TESOL Connections (August 2010)

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  • To Be Proud, or Not to Be Proud: That Is the Question, by Pisarn Bee Chamcharatsri

  • A free chapter from TESOL's new book Integrating Language and Content :

    Big Ideas in Little Pieces: Science Activities for Multilevel Classes

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  • TRC Featured Resource: Using Music to Teach Language: Need to get comfortable using music in your classroom? Look here!
  • Report: Status and trends in the education of racial and ethnic groups
  • EL/Civics lesson plans from the Northeast ABLE Resource Center
  • Policy Brief: Building capacity to promote college and career readiness for secondary-level ELLs

  • Teaching Tips: Summer school for English language learners
  • Report: DREAM vs. Reality: An analysis of potential DREAM Act beneficiaries

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  • Features

    To Be Proud, or Not to Be Proud:

    That Is the Question download to PDF

    by Pisarn Bee Chamcharatsri

    Indiana University of Pennsylvania
    MTKN@iup.edu

    I left Thailand a while ago and have been pursuing my doctorate in composition and TESOL in the United States since 2006. During this time I have been exposed to a wide range of readings about the native-nonnative dichotomy. This dichotomy was somewhat new for me because I had never heard about it prior coming to the United States. During the first semester of my coursework, I was introduced to world Englishes, native-nonnative dichotomy, critical thinking, and cultural and language learning issues. I also had informal discussions both in and outside classes regarding my colleagues’ personal preferences in learning English from native- and nonnative-English-speaking teachers. Though conversations around the dichotomy often turned into animated debates, we still relied on our personal preferences because many of us were relatively new to TESOL scholarship. Interestingly, I have noticed that though the native-nonnative dichotomy issue has been extensively discussed in inner-circle scholarship, it has been underplayed in the outer and extended circles because of political, economical, societal, and historical aspects. For example, the issue of native-nonnative dichotomy is not much discussed in the teaching circles in Thailand. Often native-Thai-speaking English teachers still believe that native-English-speaking speakers are better English teachers.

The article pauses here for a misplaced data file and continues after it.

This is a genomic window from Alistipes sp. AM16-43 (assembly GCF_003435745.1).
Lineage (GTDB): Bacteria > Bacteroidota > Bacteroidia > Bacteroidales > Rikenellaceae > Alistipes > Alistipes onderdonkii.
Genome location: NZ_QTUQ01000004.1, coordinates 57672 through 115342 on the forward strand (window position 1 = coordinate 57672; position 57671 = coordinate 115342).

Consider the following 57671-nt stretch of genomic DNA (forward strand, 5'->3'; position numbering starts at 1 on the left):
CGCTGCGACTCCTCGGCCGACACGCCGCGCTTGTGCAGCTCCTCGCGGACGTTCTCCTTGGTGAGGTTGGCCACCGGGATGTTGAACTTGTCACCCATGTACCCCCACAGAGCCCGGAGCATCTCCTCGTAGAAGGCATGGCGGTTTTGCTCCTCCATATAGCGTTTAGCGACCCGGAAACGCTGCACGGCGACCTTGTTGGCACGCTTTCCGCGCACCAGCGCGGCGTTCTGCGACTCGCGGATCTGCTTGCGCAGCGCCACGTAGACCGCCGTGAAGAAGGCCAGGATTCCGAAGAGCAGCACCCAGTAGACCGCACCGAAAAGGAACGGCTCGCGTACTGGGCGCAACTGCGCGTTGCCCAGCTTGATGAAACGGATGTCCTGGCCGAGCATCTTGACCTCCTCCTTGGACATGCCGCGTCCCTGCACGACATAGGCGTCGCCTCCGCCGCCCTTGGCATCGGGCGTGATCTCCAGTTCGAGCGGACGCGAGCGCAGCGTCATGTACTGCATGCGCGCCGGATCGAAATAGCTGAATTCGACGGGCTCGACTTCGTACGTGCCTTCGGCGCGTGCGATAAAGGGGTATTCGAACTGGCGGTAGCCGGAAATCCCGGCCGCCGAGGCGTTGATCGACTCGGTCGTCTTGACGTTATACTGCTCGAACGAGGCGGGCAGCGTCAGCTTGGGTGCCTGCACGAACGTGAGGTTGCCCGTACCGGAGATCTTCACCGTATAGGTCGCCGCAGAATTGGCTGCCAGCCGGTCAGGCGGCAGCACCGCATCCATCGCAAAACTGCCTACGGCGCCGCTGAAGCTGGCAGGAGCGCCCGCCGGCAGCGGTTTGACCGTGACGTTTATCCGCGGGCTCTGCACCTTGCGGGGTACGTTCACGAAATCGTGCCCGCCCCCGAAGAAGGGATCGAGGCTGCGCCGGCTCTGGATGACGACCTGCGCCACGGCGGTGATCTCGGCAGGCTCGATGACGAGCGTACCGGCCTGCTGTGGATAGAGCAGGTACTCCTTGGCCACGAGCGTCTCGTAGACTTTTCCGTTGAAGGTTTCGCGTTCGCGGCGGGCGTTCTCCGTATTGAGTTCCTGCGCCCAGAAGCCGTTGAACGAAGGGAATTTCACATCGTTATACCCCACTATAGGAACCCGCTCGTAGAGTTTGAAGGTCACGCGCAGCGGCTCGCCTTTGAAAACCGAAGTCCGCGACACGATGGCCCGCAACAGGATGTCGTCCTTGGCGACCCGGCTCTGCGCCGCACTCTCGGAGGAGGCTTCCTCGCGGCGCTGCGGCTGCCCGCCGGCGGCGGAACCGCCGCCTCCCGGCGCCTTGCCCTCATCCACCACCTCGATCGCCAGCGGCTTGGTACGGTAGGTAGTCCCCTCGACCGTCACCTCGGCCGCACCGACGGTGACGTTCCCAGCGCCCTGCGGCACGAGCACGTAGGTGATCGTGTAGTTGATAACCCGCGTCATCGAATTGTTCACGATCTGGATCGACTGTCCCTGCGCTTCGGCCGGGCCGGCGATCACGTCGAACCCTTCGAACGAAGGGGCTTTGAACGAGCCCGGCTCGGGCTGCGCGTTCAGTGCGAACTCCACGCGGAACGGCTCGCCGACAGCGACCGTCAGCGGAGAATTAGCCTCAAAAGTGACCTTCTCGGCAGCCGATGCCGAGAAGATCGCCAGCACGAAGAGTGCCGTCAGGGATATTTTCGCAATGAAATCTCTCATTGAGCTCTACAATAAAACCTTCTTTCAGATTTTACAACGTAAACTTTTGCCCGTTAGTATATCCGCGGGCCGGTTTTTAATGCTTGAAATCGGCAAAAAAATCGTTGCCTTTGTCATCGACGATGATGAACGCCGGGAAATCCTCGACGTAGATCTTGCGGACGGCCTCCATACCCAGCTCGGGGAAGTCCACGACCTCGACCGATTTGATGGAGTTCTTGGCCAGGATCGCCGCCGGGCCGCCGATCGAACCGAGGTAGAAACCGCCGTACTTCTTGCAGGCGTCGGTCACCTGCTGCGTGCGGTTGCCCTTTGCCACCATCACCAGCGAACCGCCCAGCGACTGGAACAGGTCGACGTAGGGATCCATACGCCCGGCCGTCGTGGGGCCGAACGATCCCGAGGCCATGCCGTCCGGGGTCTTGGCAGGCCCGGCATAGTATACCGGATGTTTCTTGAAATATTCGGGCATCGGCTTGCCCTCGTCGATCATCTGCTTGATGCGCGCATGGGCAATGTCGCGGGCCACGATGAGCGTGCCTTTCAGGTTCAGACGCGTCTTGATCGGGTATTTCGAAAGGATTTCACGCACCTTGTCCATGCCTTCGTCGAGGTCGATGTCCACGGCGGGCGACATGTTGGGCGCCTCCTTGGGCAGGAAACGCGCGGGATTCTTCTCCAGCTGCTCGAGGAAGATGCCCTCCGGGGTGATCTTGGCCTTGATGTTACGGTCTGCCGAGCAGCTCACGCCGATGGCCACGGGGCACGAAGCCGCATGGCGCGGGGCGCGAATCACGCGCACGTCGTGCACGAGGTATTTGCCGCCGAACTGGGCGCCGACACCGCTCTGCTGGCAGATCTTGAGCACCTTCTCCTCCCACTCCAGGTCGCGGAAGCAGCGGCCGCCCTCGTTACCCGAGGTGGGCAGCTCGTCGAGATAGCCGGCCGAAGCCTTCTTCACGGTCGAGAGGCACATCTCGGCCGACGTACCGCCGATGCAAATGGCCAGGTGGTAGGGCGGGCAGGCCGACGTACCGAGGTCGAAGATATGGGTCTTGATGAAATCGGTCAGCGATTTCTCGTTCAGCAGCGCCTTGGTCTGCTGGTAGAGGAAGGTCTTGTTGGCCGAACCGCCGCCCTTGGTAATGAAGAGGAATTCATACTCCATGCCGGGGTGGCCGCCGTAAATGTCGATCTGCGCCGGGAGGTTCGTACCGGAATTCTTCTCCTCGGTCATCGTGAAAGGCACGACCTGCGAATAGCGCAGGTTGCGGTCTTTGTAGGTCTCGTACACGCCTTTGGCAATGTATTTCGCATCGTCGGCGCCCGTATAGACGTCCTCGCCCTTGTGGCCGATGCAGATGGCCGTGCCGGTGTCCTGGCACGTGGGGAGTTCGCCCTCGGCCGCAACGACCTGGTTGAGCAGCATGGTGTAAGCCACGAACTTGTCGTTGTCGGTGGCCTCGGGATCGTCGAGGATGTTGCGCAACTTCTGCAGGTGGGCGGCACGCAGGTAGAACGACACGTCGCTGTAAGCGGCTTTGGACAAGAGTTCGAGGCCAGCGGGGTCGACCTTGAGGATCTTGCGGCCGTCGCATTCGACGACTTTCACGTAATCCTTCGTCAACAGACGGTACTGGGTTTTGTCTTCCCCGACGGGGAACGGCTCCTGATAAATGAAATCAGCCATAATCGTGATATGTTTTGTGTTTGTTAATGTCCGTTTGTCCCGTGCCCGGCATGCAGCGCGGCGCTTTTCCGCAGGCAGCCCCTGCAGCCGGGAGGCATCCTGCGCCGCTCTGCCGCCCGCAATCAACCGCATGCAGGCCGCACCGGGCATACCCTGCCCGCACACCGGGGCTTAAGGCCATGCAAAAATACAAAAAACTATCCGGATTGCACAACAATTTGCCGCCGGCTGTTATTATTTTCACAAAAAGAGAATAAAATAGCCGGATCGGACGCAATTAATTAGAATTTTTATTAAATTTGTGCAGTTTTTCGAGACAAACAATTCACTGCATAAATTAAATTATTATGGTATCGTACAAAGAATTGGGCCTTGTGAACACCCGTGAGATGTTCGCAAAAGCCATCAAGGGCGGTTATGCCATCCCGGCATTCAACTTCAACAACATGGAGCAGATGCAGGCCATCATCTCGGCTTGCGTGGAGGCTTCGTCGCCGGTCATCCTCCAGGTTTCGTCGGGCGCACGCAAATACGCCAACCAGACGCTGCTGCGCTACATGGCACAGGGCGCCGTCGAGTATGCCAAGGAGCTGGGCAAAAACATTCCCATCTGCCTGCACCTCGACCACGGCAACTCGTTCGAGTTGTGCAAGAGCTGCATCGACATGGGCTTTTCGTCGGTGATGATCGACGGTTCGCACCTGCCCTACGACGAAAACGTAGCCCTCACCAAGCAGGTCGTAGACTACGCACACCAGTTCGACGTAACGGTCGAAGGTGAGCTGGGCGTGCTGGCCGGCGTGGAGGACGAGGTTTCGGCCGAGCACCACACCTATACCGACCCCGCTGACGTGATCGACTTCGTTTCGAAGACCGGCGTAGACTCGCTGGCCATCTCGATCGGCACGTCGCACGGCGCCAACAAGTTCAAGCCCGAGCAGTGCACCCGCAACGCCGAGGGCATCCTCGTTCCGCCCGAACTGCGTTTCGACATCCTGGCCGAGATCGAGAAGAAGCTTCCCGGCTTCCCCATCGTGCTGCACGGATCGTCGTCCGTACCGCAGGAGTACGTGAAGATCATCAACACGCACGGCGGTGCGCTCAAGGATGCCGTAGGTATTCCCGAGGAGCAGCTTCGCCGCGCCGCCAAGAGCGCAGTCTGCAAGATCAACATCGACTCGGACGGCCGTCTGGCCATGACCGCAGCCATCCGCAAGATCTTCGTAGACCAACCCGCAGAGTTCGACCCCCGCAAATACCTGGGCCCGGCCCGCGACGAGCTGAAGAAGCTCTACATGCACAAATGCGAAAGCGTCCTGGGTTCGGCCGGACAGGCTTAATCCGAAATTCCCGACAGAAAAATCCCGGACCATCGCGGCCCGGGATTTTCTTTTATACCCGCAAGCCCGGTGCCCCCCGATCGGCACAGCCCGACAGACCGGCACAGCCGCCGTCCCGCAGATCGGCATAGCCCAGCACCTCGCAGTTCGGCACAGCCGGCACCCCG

Before I share my personal experience relating to the native-nonnative binary, I believe it is important to understand some of the literature relating to the role of English language today. English is the most widely spoken and studied language in the world. Some scholars define English as “an international language” (McKay, 2002, p. 5; Seidlhofer, 1999, p. 235; Widdowson, 2003, p. 45) or as “a lingua franca” (Jenkins, 2007; Seidlhofer, 1999, p. 239). Despite the status of English being perceived as an international language or as a lingua franca, however, the ideology of “nativeness” or “symbolic violence” (Pennycook, 1999, pp. 332-333; Seidlhofer, 1999, p. 241) still prevails in English language teaching (ELT). For many nonnative speakers, it is logical to dream of acquiring the same level of language proficiency that their native counterparts have; however, this dream of becoming as competent as “them” might not be appropriate to pursue because this would mean that nonnative learners have marginalized themselves and devalued their cultures and their significant experiences (Kumaravadivelu, 2003; Seidlhofer, 1999; Widdowson, 2003).